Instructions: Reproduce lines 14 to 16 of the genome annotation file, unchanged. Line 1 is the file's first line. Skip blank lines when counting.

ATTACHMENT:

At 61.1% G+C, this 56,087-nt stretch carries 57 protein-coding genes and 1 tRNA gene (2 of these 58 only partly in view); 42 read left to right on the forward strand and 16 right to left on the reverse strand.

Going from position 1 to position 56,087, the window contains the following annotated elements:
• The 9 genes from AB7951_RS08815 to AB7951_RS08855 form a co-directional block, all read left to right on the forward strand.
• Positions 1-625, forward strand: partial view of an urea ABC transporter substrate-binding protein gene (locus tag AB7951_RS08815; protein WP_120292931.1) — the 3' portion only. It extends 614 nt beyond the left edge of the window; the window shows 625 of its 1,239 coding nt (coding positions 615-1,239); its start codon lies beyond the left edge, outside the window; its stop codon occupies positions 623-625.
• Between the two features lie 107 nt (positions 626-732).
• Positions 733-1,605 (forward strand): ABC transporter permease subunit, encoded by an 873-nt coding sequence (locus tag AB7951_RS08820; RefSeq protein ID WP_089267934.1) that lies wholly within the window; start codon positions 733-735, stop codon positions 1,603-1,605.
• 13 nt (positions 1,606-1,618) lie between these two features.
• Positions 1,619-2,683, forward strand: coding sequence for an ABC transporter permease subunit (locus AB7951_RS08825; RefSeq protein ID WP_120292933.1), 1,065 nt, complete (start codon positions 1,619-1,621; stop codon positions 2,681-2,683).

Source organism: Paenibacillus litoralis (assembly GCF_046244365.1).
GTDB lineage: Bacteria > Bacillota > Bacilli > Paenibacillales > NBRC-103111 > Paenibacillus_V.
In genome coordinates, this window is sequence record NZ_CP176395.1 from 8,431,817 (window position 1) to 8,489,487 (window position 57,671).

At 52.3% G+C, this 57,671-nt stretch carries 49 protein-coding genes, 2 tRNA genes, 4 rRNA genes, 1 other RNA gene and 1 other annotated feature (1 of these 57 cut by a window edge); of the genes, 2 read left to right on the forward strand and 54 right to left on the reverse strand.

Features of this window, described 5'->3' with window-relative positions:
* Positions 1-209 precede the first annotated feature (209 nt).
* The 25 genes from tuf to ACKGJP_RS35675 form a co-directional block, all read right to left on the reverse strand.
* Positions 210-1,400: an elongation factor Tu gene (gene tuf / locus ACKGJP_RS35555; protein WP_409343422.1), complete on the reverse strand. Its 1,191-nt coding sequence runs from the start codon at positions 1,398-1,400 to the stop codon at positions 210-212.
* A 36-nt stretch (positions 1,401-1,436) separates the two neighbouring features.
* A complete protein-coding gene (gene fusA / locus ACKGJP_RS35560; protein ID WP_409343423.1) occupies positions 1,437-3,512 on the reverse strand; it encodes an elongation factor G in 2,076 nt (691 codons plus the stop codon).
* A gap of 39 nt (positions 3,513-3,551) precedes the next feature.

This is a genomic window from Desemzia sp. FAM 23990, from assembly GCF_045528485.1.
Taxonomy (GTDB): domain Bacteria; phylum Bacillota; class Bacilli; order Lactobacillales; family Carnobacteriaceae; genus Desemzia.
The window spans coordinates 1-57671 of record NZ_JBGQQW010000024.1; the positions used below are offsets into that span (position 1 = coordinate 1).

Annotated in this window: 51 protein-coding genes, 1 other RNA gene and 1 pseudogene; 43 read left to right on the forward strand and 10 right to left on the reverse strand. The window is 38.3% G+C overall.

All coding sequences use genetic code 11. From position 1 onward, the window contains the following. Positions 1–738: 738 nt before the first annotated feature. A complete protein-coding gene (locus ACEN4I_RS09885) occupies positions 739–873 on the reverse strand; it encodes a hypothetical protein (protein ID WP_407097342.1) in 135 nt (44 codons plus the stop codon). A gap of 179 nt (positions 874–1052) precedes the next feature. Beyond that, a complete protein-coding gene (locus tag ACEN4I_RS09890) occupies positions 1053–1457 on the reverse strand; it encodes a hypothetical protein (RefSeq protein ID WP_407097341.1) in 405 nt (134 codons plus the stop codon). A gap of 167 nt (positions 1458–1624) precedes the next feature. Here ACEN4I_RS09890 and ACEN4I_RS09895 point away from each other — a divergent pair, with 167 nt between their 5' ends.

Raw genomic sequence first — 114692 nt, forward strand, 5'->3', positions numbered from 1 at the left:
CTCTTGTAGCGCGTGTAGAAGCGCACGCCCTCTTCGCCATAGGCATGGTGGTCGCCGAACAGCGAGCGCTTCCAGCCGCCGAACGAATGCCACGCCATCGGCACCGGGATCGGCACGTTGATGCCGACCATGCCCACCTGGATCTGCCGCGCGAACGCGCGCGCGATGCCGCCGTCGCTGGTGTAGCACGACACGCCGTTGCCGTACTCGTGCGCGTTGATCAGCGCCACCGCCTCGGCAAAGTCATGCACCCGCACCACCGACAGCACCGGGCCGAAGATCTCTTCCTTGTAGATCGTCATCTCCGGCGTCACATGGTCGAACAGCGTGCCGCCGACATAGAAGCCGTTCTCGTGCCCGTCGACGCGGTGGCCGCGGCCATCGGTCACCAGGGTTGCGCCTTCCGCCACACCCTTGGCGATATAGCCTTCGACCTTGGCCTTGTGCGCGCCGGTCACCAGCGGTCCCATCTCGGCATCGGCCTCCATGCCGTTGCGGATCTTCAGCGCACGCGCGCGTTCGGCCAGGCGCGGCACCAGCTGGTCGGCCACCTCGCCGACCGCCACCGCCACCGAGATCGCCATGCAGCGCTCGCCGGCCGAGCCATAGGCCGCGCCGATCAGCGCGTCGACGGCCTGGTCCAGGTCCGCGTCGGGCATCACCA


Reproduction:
* Positions 1-209 precede the first annotated feature (209 nt).
* The 25 genes from tuf to ACKGJP_RS35675 form a co-directional block, all read right to left on the reverse strand.
* Positions 210-1,400: an elongation factor Tu gene (gene tuf / locus ACKGJP_RS35555; protein WP_409343422.1), complete on the reverse strand. Its 1,191-nt coding sequence runs from the start codon at positions 1,398-1,400 to the stop codon at positions 210-212.